Indigenous groups in the Fort McMurray region have put governments on notice, they want to buy an equity share in the controversial Trans Mountain pipeline.
The Indigenous groups hand-delivered a letter to Alberta Premier Rachel Notley when she visited Fort McMurray on Thursday, saying the hope to become part owners of the project.
The groups expressed the same interest to federal cabinet members Amarjeet Sohi and Ralph Goodale the day before, when the ministers visited the oilsands capital.
Earlier this week, the federal government announced it will spend $4.5 billion to buy the Trans Mountain pipeline and related infrastructure, and will also take on construction of the pipeline to the West Coast.
Indigenous groups in Alberta and B.C. and pension funds have expressed interest in purchasing the pipeline from the government.
The Alberta Indigenous groups represent the five First Nations that form part of the Athabasca Tribal Council, and the five that the form part of the Athabasca River Métis Council.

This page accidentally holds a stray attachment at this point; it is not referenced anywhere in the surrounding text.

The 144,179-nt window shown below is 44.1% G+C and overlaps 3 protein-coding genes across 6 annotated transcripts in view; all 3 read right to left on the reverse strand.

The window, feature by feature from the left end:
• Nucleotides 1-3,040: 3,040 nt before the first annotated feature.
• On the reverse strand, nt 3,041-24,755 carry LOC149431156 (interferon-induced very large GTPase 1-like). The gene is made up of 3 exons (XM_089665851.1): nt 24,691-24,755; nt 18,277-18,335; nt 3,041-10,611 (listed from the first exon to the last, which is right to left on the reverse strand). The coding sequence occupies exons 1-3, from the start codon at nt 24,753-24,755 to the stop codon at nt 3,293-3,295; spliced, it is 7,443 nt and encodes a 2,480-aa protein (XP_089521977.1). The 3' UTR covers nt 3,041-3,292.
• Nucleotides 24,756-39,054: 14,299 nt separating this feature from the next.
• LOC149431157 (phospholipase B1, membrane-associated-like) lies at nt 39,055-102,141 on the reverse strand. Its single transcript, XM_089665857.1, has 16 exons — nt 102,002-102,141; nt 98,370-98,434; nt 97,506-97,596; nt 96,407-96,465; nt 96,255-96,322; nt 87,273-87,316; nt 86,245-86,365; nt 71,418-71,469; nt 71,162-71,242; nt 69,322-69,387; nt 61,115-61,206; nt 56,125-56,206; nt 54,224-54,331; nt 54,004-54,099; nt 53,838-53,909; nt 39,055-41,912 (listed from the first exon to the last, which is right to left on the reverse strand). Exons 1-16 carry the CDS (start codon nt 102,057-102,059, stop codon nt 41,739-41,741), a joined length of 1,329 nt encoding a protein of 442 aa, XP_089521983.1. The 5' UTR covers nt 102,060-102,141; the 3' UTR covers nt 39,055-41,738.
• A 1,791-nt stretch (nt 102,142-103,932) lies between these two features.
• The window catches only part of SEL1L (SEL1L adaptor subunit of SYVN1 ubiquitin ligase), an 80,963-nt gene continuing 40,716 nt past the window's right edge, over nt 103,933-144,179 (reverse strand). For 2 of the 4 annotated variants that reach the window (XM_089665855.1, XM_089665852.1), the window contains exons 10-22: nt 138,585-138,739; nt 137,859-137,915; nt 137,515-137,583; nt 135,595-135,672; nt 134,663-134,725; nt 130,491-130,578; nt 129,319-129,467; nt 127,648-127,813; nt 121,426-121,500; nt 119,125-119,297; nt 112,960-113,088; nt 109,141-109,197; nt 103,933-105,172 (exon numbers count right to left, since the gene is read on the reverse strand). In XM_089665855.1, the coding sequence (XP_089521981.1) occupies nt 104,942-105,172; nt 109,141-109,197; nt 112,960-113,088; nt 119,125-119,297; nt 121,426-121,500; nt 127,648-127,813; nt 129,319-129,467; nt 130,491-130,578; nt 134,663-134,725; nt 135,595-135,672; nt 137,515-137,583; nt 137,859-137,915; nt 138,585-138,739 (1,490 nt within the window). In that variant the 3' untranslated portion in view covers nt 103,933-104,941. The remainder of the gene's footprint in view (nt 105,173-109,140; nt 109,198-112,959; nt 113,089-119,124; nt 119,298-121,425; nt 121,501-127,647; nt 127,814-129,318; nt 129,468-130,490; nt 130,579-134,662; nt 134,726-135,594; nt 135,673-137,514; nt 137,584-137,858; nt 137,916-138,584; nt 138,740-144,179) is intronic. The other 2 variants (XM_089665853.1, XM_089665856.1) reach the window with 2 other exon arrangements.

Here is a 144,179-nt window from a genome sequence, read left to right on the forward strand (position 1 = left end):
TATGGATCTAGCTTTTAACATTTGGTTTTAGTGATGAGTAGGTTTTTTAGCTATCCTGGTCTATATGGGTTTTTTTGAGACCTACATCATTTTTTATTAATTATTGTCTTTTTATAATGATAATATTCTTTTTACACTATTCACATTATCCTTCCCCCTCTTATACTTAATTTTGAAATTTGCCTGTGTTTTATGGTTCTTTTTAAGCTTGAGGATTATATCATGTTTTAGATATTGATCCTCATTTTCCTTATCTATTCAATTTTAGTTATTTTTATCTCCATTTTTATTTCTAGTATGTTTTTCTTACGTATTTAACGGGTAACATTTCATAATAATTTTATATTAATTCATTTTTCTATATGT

The coalition said it wants to buy an equity share in the pipeline to help secure the economic futures of their communities. Many of the region’s First Nations and Métis groups already own companies involved in the oilsands.
The Fort McMckay First Nation and the Mikisew Cree First Nation purchased a 49-per-cent share in a Suncor tank farm in November.
The groups say they want a seat at the table to ensure the pipeline is built with the highest respect for the environment.
The leaders say they’ll only buy into the pipeline after consultation with their members and their elders.